Pubdate: Fri, 24 Mar 2006
Source: San Jose Mercury News (CA)
Copyright: 2006 San Jose Mercury News
Author: Jay Root, Knight Ridder
Bookmark: (Corruption - Outside U.S.)


General Replaced, Too, As Drug War Persists

MEXICO CITY - In a new sign of turmoil on the violence-racked Mexican
border, the police chief in Nuevo Laredo has resigned and authorities
have quietly replaced the military general in charge of law
enforcement, officials confirmed Thursday.

The changes came a week after the administration of President Vicente
Fox blamed corrupt elements of the city police force for a spectacular
attack that killed four federal intelligence agents last week. A Fox
official indicated that the hit men were aligned with a drug cartel.

Police Chief Omar Pimentel, in the job for only eight months, resigned
Wednesday night and the mayor accepted his resignation, said city
press officer Marco Antonio Martínez. Pimentel was the successor to
Alejandro Domínguez, who was gunned down last summer on his first day
in the job.

Officials named a temporary replacement Thursday and said patrols
would continue uninterrupted.

Also Thursday, a representative of the Federal Preventative Police
(known here as the PFP) confirmed that Gen. Álvaro Moreno Moreno, who
had been leading law enforcement efforts in Nuevo Laredo since last
summer, had been replaced March 14 without official announcement.
Knight Ridder reported last week that Moreno had not been seen in the
city for weeks as violence and suspicions of police corruption grew.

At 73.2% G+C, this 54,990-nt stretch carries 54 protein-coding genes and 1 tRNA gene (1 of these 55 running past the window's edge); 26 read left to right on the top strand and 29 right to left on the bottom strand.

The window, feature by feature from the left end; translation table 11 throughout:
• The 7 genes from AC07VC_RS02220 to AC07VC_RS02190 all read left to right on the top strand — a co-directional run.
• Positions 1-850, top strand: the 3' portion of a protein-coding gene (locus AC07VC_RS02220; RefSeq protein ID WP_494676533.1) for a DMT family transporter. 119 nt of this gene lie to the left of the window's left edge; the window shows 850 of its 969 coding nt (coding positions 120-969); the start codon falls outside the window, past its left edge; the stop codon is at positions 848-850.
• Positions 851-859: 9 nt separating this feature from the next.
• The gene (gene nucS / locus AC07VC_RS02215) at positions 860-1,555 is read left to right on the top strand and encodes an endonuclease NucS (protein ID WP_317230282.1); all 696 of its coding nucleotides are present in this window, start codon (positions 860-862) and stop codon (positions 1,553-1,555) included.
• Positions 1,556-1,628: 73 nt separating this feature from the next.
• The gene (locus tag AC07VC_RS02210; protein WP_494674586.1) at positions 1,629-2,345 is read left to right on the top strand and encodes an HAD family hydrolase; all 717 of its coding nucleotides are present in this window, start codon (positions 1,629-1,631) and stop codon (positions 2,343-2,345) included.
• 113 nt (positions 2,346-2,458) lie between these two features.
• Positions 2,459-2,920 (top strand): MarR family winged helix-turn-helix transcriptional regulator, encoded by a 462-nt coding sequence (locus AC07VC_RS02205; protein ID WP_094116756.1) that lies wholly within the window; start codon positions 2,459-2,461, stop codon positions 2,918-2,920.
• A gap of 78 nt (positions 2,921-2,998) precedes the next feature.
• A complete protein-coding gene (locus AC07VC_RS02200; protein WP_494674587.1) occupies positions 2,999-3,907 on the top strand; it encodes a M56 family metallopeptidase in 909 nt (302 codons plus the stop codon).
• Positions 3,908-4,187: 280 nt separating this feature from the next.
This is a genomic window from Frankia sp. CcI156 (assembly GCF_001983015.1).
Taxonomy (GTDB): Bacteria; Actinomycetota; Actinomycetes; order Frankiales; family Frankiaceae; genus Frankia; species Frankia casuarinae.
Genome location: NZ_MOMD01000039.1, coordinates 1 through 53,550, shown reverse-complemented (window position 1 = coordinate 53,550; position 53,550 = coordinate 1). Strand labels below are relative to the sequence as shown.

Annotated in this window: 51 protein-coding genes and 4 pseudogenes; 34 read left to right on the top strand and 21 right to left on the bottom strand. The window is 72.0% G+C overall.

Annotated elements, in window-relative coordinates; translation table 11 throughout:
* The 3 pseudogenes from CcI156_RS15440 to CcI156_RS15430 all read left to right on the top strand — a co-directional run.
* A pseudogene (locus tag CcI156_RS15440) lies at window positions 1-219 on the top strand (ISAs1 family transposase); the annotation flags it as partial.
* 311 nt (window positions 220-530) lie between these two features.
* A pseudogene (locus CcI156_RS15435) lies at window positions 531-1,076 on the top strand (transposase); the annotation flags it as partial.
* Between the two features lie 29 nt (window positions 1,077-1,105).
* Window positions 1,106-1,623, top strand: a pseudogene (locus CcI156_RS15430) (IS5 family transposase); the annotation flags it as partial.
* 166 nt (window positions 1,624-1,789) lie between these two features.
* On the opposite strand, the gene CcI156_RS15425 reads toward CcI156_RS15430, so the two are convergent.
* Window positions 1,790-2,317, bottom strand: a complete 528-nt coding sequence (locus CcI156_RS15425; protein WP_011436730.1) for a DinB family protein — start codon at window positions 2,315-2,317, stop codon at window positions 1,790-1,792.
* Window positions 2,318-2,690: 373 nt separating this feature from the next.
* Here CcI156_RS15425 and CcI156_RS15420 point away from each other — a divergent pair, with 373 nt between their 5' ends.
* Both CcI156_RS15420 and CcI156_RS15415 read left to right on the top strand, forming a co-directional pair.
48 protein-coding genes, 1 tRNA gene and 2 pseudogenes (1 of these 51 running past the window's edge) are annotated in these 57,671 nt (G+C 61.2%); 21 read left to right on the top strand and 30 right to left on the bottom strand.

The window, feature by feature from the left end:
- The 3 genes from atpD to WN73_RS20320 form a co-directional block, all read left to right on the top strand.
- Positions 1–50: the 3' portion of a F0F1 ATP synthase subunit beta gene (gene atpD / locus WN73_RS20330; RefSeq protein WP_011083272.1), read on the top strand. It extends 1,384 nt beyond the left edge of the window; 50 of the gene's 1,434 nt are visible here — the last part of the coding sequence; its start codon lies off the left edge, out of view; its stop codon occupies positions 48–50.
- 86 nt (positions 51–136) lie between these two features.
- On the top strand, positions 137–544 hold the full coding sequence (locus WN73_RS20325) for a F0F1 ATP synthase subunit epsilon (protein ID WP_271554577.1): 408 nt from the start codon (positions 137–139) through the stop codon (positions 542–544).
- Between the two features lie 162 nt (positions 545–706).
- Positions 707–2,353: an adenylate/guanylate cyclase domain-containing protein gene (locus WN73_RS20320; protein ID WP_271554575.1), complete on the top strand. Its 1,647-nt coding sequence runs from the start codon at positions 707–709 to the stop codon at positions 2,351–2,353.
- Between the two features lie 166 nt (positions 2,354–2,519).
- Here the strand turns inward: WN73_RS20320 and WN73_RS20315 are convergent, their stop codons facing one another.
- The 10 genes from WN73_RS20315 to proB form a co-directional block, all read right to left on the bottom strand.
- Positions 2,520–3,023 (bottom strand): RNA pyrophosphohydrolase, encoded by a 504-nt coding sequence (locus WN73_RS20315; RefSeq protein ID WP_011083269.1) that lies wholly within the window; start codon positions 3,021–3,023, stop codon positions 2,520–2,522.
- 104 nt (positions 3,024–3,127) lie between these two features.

Nuevo Laredo, 2 1/2 hours south of San Antonio, is at the center of a
war between two drug cartels competing for access to lucrative
distribution routes into the United States. Already, 57 people have
been slain in gangland-style attacks this year, more than double the
number killed during the same period last year.

Late last week, only a day after authorities sent in some 600
reinforcements from the PFP, suspected traffickers gunned down four
federal agents dressed in civilian clothes in a brazen afternoon
attack. Rubén Aguilar, a press officer for the president, said
evidence pointed to involvement by corrupt city police officers.

Weeding out cartel corruption among some 700 municipal police had been
Pimentel's top goal. He fired at least half of the officers and
promised to create a less corrupt, more professional force.

In an interview last week with Knight Ridder, Pimentel said he
considered his job a ``professional challenge'' but acknowledged that
he had made little headway in recruiting new police officers because
of the hazards associated with the job. He gave no clue that he was on
the way out, but said he was concentrating on preventing petty crimes
and leaving the drug-trafficking investigations to federal law

Moreno, who was leading the federal agents in Nuevo Laredo, had left
quietly weeks earlier, officials told Knight Ridder. His departure
came amid Mexican media reports and public statements raising
questions about whether the PFP forces sent to restore order have
themselves been infiltrated by elements of the drug cartels.

PFP official Daniel Popoca said Thursday that Moreno had been rotated out as
part of a routine change in the federal police forces, not because of his
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MAP posted-by: Larry Seguin